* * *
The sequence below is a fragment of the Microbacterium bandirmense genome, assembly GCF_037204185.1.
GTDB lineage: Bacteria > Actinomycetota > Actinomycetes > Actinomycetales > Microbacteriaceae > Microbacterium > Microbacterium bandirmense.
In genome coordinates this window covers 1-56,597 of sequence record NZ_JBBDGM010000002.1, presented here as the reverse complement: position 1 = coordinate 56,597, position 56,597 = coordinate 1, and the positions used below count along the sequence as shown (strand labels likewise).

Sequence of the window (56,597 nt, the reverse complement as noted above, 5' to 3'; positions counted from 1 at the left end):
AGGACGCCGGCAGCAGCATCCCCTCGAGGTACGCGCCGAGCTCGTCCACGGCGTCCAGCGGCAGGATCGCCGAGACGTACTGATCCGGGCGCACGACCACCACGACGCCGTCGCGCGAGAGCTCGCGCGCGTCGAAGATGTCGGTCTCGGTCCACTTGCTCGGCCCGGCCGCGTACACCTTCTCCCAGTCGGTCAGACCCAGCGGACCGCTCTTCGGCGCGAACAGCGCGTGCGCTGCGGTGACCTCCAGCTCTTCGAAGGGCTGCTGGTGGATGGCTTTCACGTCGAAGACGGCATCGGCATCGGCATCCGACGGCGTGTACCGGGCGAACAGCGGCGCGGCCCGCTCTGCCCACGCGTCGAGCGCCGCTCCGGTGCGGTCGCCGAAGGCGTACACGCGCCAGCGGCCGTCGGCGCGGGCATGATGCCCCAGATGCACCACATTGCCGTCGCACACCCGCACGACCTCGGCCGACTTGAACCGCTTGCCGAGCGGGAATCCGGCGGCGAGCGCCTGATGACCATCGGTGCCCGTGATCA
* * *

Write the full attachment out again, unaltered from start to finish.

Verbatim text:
The sequence below is a fragment of the Microbacterium bandirmense genome, assembly GCF_037204185.1.
GTDB lineage: Bacteria > Actinomycetota > Actinomycetes > Actinomycetales > Microbacteriaceae > Microbacterium > Microbacterium bandirmense.
In genome coordinates this window covers 1-56,597 of sequence record NZ_JBBDGM010000002.1, presented here as the reverse complement: position 1 = coordinate 56,597, position 56,597 = coordinate 1, and the positions used below count along the sequence as shown (strand labels likewise).

Sequence of the window (56,597 nt, the reverse complement as noted above, 5' to 3'; positions counted from 1 at the left end):
AGGACGCCGGCAGCAGCATCCCCTCGAGGTACGCGCCGAGCTCGTCCACGGCGTCCAGCGGCAGGATCGCCGAGACGTACTGATCCGGGCGCACGACCACCACGACGCCGTCGCGCGAGAGCTCGCGCGCGTCGAAGATGTCGGTCTCGGTCCACTTGCTCGGCCCGGCCGCGTACACCTTCTCCCAGTCGGTCAGACCCAGCGGACCGCTCTTCGGCGCGAACAGCGCGTGCGCTGCGGTGACCTCCAGCTCTTCGAAGGGCTGCTGGTGGATGGCTTTCACGTCGAAGACGGCATCGGCATCGGCATCCGACGGCGTGTACCGGGCGAACAGCGGCGCGGCCCGCTCTGCCCACGCGTCGAGCGCCGCTCCGGTGCGGTCGCCGAAGGCGTACACGCGCCAGCGGCCGTCGGCGCGGGCATGATGCCCCAGATGCACCACATTGCCGTCGCACACCCGCACGACCTCGGCCGACTTGAACCGCTTGCCGAGCGGGAATCCGGCGGCGAGCGCCTGATGACCATCGGTGCCCGTGATCA